By the way – nice Henry II / Thomas Beckett reference…. Are you sure you’re not all Brits?

  • avatar
    OffCamber

    I buy coppers and change them every other year. Overkill, I know, but it makes me feel good and it only takes 10 mins for each of my cars. I use copper anti-seize and torque to recommended specs.

  • avatar
    TEXN3

    This is interesting…my current car is the first one that can theoretically go “100k miles” on it’s Ford-sourced platinum plugs. Car is nearing 60k miles, so I think I’ll add a plug change to the list of items to take care of.

  • avatar
    Lumbergh21

    Change them at least as frequently as the manufacturer recommends, the car manufacturer that is. I have noticed a marked improvement the two times that I have changed out spark plugs. It may have been psychological, but I doubt it. As an added bonus, you can look at the sprak plugs and get an idea of what has been going on in the combustion chambers over the past several years. Probably not as important as when engines were carbureted (versus modern fuel injection), but yoou could learn something like one cylinder is running rich because it isn’t firing consistently or running lean because the injector is messed up.

  • avatar
    GS650G

    I go 40K on plugs. They are cheap and on my car (escort) easy to change. I do use a torque wrench to tighten them.

    Buddy of mine had a car that refused to start, turned out the plugs were so bad it would not run. The engine computer compensated for the bad plugs right until they would no longer work. That has good and bad points I guess.

    Saw a plug break off at the base once. Left the thread and center electrode in the head. I cranked the engine briefly and the center electrode shot out. Then I used an easy out (big one!) to remove the shell from the head. So they can break off in the head.

  • avatar
    dubtee1480

    Loctite makes an anti seize in a beautiful format: applies like a twist-up glue stick. No mess, no waste and I’ve had the same stick for 4 years now. If you buy platinum, avoid the Bosch plugs, most cars I saw them on while working at AutoZone had less than optimum results with them. And they are NOT a replacement for the OEM platinums.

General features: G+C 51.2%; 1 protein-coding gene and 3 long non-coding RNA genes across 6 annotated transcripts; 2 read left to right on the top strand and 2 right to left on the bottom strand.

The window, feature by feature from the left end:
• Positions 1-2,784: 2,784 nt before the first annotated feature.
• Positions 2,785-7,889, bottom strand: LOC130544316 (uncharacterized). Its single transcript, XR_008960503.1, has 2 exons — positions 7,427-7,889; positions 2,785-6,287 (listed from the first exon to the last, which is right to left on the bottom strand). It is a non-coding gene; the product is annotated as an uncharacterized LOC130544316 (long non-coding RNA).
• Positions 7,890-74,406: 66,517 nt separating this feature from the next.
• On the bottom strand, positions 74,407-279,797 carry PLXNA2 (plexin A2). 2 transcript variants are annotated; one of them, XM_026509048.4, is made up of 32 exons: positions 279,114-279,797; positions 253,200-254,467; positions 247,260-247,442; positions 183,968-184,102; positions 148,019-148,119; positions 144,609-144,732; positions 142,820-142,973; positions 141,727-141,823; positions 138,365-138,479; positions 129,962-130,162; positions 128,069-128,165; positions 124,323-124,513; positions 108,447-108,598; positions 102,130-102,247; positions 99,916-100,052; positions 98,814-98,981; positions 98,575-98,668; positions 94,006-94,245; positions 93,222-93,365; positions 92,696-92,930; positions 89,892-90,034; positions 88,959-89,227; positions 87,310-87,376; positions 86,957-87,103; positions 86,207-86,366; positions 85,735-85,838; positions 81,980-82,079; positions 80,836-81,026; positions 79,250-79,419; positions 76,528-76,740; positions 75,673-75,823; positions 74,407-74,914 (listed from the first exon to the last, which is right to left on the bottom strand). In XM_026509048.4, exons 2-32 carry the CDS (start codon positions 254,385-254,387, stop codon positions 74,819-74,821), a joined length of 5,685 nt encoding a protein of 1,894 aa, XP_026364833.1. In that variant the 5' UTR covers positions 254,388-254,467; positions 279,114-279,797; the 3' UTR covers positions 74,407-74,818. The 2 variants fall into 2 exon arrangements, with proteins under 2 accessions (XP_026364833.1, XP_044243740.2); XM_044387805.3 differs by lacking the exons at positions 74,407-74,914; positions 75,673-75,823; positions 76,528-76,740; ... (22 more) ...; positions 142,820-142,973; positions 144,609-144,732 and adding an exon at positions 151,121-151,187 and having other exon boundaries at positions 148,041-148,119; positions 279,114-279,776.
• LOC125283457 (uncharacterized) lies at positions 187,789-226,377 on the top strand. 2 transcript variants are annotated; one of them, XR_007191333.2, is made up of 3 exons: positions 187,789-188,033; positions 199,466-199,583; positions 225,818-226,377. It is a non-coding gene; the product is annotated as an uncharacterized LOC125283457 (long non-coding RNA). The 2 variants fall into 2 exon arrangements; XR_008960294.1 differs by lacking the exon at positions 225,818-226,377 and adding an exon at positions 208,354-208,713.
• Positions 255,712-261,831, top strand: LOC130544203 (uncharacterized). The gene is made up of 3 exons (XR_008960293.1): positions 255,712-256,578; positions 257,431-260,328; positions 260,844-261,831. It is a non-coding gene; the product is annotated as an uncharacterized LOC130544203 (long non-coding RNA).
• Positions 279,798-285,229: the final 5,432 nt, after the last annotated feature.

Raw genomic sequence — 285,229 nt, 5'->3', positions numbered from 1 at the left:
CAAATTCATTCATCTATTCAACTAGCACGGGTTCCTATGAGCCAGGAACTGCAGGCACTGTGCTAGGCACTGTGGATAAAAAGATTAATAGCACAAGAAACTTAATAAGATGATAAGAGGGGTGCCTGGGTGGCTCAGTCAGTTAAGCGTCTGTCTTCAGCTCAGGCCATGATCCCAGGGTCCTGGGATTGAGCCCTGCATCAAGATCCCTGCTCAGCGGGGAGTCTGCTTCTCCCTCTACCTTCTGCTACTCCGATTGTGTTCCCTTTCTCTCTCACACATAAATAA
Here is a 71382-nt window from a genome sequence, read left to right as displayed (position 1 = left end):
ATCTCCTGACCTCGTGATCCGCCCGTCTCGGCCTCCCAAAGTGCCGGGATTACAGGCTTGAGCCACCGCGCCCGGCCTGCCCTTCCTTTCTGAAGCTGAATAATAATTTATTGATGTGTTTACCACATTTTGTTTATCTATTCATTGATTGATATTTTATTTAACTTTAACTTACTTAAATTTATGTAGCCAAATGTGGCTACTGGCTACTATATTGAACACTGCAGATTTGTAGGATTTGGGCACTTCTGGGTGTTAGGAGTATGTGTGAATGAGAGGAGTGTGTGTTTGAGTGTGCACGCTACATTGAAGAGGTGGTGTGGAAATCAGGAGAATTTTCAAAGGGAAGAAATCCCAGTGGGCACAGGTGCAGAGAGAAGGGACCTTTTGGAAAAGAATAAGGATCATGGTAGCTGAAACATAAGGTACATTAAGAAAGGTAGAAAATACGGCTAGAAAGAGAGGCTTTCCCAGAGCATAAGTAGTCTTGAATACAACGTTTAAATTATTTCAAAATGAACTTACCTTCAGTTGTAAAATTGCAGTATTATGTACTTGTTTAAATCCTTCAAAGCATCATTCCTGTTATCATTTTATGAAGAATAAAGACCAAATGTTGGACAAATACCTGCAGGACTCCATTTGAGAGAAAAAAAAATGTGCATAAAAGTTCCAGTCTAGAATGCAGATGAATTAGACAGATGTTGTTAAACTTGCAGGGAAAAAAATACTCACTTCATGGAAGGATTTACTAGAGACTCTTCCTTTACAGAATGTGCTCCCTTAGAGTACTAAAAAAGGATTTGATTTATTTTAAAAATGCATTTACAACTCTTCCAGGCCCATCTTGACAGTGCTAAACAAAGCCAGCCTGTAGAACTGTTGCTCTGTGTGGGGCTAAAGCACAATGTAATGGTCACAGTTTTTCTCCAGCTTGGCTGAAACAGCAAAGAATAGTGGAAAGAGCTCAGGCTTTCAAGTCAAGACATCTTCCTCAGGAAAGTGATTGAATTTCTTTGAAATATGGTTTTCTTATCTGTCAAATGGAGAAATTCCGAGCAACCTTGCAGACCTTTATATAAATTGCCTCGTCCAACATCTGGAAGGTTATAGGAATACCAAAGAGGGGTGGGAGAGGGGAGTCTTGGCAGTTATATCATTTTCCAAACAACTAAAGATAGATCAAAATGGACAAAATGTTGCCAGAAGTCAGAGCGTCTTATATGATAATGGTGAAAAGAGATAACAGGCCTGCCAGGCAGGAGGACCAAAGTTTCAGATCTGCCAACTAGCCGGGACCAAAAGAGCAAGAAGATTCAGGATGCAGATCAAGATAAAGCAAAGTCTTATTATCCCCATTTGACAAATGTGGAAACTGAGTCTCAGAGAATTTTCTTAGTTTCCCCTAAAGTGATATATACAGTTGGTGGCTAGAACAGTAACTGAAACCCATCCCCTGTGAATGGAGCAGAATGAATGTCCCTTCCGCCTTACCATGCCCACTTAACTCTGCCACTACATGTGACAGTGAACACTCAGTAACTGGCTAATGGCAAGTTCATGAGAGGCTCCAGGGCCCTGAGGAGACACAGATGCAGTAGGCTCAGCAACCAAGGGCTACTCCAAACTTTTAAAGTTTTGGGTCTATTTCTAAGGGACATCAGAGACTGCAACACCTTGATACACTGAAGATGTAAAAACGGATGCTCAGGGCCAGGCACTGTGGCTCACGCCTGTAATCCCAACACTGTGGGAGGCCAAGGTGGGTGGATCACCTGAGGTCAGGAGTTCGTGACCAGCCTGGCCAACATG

• avatar
    William C Montgomery

    Last year in inspected my ‘05 Jeep Liberty’s plugs (ye olde style NGK’s) at about 35K miles. They were carbon-encrusted fried nubs and the gaps were wildly off. They were also baked into the head and I held my breath with each plug until the threads freed up.

    Then I checked my ’01 Honda Accord’s plugs that had more than 101K miles on them. The platinum-tipped plugs screwed out of the head with the greatest of ease, were perfectly gapped, and looked like they came right out of the box. I put ‘em back in (knowing that I was getting the entire engine, timing belt, water pump, etc. serviced soon).

    No question, I put platinum tipped plugs in the Liberty with plenty of anti-seize.

  • avatar
    Subifreak

    It depends on what specific iridium spark plugs we are talking about…for example, OEM Iridiums say from NGK are much different than their ‘IX” branded plugs that will last barely 30 – 50k miles due to their construction & amount of actual iridium material used….compared to their OEM’s at 100k+ miles before needing replacement (the prices of each plug reflect that). I steer clear of all Bosch plugs period. I’ll only use NGK or Denso’s personally.

  • avatar
    dubtee1480

    My mother’s 2001 Silverado came with factory iridium’s. The ACDelco iridium plugs are actually Denso’s in sheeps clothing. Her plugs finally kicked it at about 115K – 130K.

  • avatar
    slavuta

    My experience tells me that one shouldn’t follow 100K miles spark plug replacement.
    Why:

    – It can seize
    – It can rust on outside
    – It gets fragile with time and can break off

    Speaking only about 100K tuneup cars, I’ve seen:
    – rusted plugs, which could not be removed with a socket.
    – plugs that would break during removal
    – plugs that stuck to wires and caused wires tear during removal
    – Plugs that seized completely
    – plugs with cracked ceramic
    ———————————–

    !!! Check ALL plugs !!! One can be in great shape, the other can be rusty, etc.